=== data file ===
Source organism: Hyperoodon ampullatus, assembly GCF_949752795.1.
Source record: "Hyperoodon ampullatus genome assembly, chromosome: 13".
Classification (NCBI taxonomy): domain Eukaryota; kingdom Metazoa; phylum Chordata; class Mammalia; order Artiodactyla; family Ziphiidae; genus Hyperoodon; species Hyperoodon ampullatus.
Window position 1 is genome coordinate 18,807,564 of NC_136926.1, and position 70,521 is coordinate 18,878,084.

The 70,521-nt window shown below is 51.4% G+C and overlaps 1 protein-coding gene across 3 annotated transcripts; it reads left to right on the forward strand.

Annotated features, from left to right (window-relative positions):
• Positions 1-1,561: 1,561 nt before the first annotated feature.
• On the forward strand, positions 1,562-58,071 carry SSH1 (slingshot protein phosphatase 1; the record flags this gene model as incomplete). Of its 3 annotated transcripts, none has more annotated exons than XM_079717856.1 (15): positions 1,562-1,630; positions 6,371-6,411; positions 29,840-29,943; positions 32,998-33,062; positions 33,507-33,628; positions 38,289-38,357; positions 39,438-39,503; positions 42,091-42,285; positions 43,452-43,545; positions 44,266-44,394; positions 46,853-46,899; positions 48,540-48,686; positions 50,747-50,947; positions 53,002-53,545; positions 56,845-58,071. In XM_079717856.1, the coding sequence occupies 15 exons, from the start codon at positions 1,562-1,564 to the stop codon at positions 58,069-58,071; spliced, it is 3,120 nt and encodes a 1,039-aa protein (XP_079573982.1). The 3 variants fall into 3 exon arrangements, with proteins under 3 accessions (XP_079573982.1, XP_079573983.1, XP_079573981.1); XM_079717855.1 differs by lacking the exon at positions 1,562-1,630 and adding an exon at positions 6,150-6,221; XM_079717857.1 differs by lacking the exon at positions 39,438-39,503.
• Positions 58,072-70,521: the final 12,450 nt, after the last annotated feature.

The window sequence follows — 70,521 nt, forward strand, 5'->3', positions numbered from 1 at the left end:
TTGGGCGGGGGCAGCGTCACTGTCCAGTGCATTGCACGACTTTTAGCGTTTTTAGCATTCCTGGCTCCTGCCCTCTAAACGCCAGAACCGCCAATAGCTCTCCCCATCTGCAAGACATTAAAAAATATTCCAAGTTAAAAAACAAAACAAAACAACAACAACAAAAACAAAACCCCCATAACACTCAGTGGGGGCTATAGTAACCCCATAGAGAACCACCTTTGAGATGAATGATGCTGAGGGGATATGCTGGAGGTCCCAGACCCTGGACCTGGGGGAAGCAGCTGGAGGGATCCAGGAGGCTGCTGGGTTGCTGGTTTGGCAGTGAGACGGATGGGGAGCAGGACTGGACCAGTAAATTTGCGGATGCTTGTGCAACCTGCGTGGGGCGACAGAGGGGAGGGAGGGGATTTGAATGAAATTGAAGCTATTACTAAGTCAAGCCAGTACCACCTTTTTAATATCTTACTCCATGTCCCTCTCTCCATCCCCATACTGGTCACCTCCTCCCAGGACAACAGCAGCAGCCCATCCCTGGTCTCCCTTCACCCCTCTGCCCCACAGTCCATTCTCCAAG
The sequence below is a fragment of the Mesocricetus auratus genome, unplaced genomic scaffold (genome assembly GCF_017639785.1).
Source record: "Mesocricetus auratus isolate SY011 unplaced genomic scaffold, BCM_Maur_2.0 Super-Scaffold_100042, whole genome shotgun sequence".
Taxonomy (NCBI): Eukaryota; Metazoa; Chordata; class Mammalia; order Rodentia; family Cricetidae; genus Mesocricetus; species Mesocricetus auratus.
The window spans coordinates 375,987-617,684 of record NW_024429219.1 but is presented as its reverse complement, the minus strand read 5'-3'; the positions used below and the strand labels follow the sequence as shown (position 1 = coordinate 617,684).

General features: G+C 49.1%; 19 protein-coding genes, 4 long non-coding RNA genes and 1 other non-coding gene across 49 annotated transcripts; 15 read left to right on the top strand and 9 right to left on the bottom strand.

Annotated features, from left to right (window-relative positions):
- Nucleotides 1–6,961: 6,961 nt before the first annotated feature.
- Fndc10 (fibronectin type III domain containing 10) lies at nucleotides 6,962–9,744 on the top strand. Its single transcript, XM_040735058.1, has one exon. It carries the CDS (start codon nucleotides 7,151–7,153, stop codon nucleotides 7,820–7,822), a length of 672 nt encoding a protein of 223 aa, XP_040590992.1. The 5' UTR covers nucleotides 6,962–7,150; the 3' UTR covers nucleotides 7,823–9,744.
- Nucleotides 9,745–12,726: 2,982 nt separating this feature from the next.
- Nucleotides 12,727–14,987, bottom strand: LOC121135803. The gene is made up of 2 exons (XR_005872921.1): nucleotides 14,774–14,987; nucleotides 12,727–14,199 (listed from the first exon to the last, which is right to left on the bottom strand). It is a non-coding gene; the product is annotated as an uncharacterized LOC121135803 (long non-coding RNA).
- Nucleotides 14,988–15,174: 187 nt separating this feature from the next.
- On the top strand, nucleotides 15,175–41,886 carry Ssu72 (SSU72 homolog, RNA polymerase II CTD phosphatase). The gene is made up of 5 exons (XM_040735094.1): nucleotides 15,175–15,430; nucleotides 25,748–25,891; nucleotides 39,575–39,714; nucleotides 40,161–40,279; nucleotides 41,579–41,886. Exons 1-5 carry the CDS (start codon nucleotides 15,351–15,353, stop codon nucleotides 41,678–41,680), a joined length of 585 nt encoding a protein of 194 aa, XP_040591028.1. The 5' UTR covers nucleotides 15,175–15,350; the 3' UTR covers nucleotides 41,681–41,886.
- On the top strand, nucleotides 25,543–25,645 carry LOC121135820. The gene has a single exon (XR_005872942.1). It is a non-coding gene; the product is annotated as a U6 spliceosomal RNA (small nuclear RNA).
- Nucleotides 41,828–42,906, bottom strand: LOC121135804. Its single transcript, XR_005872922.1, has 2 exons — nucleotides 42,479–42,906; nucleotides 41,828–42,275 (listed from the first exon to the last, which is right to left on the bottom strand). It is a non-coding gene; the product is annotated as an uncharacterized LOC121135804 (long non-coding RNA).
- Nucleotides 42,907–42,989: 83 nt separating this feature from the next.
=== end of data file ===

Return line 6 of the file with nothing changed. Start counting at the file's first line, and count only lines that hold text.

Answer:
Annotated features, from left to right (window-relative positions):